רב פפא מפיקין ליה לאבבא דחנותא ושתי רב אחאי מייתו ליה לביתיה ושתי ותרוייהו משום חתנות רב אחאי עביד הרחקה יתירתא

§ The Gemara cites the opinions of various Sages with regard to beer. Rav Pappa had them bring out the beer belonging to gentiles from the store to the entrance of the store, and he would drink it outside the store. Rav Aḥai had them bring the beer to his house, and he would drink it there. And both of them drank the beer away from the presence of gentiles due to concern about marriage with gentiles. The Gemara notes that Rav Aḥai established an extreme preventive measure for himself beyond what is required by halakha.

רב שמואל בר ביסנא איקלע למרגואן אייתו ליה חמרא ולא אשתי אייתו ליה שיכרא ולא אשתי בשלמא חמרא משום שימצא שיכרא משום מאי משום שימצא דשימצא

The Gemara relates that Rav Shmuel bar Bisna happened to come to Marguan, and they brought him wine but he did not drink it. Next they brought him beer but he did not drink it. The Gemara asks: Granted, he did not drink the wine due to the trace [shimtza] of libations, but due to what reason did he refrain from drinking beer? It was due to concern for the trace of a trace, i.e., he did not drink beer due to concern about drinking wine.

אמר רב האי שיכרא דארמאה שרי וחייא ברי לא נישתי מיניה מה נפשך אי שרי לכולי עלמא שרי אי אסיר לכולי עלמא אסיר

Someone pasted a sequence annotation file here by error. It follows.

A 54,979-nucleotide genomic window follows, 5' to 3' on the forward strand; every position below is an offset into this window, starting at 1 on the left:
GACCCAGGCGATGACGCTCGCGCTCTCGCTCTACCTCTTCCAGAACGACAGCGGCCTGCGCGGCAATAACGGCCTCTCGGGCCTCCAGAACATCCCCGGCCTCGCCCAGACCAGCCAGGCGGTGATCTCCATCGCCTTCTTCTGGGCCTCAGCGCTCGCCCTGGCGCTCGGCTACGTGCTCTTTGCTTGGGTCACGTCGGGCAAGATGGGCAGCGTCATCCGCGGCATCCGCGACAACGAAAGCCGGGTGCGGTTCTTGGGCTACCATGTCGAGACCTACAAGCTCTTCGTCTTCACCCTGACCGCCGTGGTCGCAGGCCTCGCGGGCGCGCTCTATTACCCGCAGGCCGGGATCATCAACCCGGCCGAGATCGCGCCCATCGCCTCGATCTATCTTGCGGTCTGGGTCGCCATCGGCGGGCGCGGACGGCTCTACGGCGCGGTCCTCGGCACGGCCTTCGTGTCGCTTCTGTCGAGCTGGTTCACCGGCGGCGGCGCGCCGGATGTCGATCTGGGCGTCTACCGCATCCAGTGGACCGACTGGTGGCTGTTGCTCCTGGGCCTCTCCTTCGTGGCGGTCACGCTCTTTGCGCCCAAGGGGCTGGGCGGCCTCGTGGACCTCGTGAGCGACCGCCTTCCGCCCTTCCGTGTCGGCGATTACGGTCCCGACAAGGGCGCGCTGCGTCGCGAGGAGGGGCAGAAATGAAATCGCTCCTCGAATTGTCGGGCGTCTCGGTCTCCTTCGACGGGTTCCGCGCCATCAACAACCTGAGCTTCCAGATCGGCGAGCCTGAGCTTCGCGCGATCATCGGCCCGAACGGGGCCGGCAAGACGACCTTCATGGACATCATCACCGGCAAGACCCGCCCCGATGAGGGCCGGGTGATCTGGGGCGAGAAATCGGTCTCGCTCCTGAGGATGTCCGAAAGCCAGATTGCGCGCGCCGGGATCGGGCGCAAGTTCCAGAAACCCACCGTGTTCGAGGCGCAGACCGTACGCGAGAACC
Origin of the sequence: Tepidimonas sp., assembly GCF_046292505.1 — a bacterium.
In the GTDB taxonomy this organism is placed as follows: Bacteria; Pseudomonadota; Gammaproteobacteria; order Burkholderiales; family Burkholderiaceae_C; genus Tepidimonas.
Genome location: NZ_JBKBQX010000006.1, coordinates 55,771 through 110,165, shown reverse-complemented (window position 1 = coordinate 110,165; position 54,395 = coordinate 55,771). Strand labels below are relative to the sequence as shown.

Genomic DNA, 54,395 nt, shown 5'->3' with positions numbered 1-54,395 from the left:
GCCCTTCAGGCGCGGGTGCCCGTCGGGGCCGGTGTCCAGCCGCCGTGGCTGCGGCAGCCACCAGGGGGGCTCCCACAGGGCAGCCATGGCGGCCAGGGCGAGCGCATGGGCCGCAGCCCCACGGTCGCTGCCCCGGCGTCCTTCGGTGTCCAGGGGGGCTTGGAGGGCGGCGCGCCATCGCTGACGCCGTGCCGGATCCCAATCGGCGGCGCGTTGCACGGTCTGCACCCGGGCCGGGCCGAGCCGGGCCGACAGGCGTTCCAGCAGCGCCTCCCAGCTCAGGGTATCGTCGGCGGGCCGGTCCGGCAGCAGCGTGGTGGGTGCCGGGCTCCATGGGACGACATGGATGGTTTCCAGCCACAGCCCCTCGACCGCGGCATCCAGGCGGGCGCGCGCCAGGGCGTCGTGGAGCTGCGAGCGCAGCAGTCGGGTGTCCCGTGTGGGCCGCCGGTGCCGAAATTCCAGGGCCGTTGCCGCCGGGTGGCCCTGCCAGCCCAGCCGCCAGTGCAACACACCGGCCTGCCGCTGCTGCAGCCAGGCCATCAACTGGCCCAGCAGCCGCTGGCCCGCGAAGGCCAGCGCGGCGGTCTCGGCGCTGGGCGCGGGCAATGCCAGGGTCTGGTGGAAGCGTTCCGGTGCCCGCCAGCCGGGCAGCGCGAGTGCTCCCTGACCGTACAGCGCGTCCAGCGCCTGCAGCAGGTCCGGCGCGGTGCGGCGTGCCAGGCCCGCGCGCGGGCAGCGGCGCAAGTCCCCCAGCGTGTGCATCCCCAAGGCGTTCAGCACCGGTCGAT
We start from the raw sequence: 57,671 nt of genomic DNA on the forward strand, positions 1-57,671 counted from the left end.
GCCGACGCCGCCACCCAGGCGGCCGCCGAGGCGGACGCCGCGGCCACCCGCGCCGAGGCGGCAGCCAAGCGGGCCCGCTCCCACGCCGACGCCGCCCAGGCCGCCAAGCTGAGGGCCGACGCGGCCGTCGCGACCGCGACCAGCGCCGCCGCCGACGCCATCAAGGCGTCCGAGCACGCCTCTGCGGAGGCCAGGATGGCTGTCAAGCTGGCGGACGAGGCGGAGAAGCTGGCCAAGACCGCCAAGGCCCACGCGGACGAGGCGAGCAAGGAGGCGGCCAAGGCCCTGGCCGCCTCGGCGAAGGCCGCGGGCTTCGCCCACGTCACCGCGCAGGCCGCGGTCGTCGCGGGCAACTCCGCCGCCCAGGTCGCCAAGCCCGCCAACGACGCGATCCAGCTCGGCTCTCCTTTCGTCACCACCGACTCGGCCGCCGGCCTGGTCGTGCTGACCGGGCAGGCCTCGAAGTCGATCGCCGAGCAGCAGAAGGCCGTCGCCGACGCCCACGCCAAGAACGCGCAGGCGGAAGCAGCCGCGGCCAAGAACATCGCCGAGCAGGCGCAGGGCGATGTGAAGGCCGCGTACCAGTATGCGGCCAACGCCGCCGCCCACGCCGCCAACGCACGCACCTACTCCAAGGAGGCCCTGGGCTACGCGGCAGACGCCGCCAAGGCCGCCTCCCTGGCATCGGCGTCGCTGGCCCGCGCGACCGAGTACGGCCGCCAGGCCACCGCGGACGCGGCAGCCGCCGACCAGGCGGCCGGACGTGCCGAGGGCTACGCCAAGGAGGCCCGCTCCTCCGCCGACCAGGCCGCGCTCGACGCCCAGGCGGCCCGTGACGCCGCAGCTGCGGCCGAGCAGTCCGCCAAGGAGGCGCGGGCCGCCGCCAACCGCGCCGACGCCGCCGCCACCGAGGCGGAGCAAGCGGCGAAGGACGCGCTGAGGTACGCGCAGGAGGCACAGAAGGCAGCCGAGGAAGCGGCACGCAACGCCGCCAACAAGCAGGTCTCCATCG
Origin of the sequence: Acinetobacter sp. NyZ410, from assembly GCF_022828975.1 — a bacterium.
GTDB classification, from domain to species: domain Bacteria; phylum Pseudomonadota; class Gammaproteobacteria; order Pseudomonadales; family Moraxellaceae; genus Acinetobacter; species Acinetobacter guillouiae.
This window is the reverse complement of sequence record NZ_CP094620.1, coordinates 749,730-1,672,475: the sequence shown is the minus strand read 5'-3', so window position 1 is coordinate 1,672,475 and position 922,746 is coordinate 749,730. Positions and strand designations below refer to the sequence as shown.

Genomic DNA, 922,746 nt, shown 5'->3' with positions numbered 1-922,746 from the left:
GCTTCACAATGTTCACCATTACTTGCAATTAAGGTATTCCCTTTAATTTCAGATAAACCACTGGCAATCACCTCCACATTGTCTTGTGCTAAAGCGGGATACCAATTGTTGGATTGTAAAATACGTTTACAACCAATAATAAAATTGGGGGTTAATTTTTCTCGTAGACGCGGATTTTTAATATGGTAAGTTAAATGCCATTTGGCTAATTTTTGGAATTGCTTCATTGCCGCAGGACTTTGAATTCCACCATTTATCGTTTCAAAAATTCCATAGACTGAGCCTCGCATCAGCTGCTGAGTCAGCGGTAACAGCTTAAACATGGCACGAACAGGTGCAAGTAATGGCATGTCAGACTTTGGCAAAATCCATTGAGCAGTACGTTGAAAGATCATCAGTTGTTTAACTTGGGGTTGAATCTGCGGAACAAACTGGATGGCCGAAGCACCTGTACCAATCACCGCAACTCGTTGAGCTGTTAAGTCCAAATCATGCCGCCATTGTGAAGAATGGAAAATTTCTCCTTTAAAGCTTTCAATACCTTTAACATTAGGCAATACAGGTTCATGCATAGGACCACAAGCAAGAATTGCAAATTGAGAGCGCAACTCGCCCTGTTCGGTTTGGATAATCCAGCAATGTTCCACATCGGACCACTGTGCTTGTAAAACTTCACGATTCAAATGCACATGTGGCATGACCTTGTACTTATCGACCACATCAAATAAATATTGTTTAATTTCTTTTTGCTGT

Rav says: This Aramean beer is permitted, but my son Ḥiyya does not drink from it. The Gemara asks: Whichever way you look at this matter, Rav’s statement is difficult: If the beer is permitted, then it is permitted to everyone, and there is no reason for his son to refrain from drinking it. And if it is prohibited, it is prohibited to everyone, and why would Rav say it is permitted?

אלא רב סבר משום גילויא ואזיל מרורא דכשותא וקלי ליה זיהריה ודלקי מלקי ליה טפי וחייא ברי הואיל ולקי לא נישתי מיניה

The Gemara explains: Rather, Rav holds that the prohibition is due to exposure, but the bitterness of the hops in the beer goes and impairs the snake’s venom, so that it is safe for an average person to drink. But a person of weak constitution is weakened further by the impaired venom, and Rav was saying: In the case of my son Ḥiyya, since he is weak, he does not drink from it.

אמר שמואל כל השרצים יש להן ארס של נחש ממית של שרצים אינו ממית אמר ליה שמואל לחייא בר רב בר אריא תא ואימא לך מילתא מעלייתא דהוה אמר רב אבוך הכי אמר אבוך הני ארמאי זוקאני דהוו שתו גילויא ולא מתו איידי דאכלי שקצים ורמשים חביל גופייהו

Shmuel says: All creeping animals possess venom; that of a snake kills, whereas the venom of other creeping animals does not kill. Shmuel said to Ḥiyya bar Rav: Son of a lion! Come and I will say to you a superior matter that your father, Rav, said. This is what your father said: These Arameans are swollen [zukanei] because they drink exposed liquids, but they did not die from doing so since they eat repugnant creatures and creeping animals, which heat their bodies and thereby render them less susceptible to the venom.

אמר רב יוסף

Rav Yosef says: